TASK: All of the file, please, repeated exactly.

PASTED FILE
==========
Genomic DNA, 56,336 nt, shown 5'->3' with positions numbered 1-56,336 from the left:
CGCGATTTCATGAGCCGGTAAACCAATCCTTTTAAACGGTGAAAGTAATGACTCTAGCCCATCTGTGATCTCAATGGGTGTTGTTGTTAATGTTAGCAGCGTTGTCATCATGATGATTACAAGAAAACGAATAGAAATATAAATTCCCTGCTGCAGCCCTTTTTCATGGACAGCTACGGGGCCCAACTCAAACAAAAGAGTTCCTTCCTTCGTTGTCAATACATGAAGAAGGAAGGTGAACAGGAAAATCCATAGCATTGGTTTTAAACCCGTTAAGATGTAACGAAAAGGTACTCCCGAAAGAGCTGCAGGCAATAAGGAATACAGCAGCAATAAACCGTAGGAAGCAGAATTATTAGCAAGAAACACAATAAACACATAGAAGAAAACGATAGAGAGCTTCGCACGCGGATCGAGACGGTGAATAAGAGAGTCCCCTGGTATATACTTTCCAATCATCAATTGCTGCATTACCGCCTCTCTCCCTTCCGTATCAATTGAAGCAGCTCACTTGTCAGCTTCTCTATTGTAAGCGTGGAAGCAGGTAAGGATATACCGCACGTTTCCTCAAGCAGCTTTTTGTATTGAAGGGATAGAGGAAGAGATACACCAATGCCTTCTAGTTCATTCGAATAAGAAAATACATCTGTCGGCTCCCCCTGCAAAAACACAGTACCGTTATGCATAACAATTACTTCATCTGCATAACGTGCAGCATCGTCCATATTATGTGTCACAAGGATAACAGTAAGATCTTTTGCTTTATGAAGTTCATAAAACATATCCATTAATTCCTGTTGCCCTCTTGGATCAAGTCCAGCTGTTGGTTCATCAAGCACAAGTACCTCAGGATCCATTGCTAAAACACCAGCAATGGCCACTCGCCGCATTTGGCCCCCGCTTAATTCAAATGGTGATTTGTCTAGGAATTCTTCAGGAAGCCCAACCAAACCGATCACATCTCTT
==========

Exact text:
Genomic DNA, 56,336 nt, shown 5'->3' with positions numbered 1-56,336 from the left:
CGCGATTTCATGAGCCGGTAAACCAATCCTTTTAAACGGTGAAAGTAATGACTCTAGCCCATCTGTGATCTCAATGGGTGTTGTTGTTAATGTTAGCAGCGTTGTCATCATGATGATTACAAGAAAACGAATAGAAATATAAATTCCCTGCTGCAGCCCTTTTTCATGGACAGCTACGGGGCCCAACTCAAACAAAAGAGTTCCTTCCTTCGTTGTCAATACATGAAGAAGGAAGGTGAACAGGAAAATCCATAGCATTGGTTTTAAACCCGTTAAGATGTAACGAAAAGGTACTCCCGAAAGAGCTGCAGGCAATAAGGAATACAGCAGCAATAAACCGTAGGAAGCAGAATTATTAGCAAGAAACACAATAAACACATAGAAGAAAACGATAGAGAGCTTCGCACGCGGATCGAGACGGTGAATAAGAGAGTCCCCTGGTATATACTTTCCAATCATCAATTGCTGCATTACCGCCTCTCTCCCTTCCGTATCAATTGAAGCAGCTCACTTGTCAGCTTCTCTATTGTAAGCGTGGAAGCAGGTAAGGATATACCGCACGTTTCCTCAAGCAGCTTTTTGTATTGAAGGGATAGAGGAAGAGATACACCAATGCCTTCTAGTTCATTCGAATAAGAAAATACATCTGTCGGCTCCCCCTGCAAAAACACAGTACCGTTATGCATAACAATTACTTCATCTGCATAACGTGCAGCATCGTCCATATTATGTGTCACAAGGATAACAGTAAGATCTTTTGCTTTATGAAGTTCATAAAACATATCCATTAATTCCTGTTGCCCTCTTGGATCAAGTCCAGCTGTTGGTTCATCAAGCACAAGTACCTCAGGATCCATTGCTAAAACACCAGCAATGGCCACTCGCCGCATTTGGCCCCCGCTTAATTCAAATGGTGATTTGTCTAGGAATTCTTCAGGAAGCCCAACCAAACCGATCACATCTCTT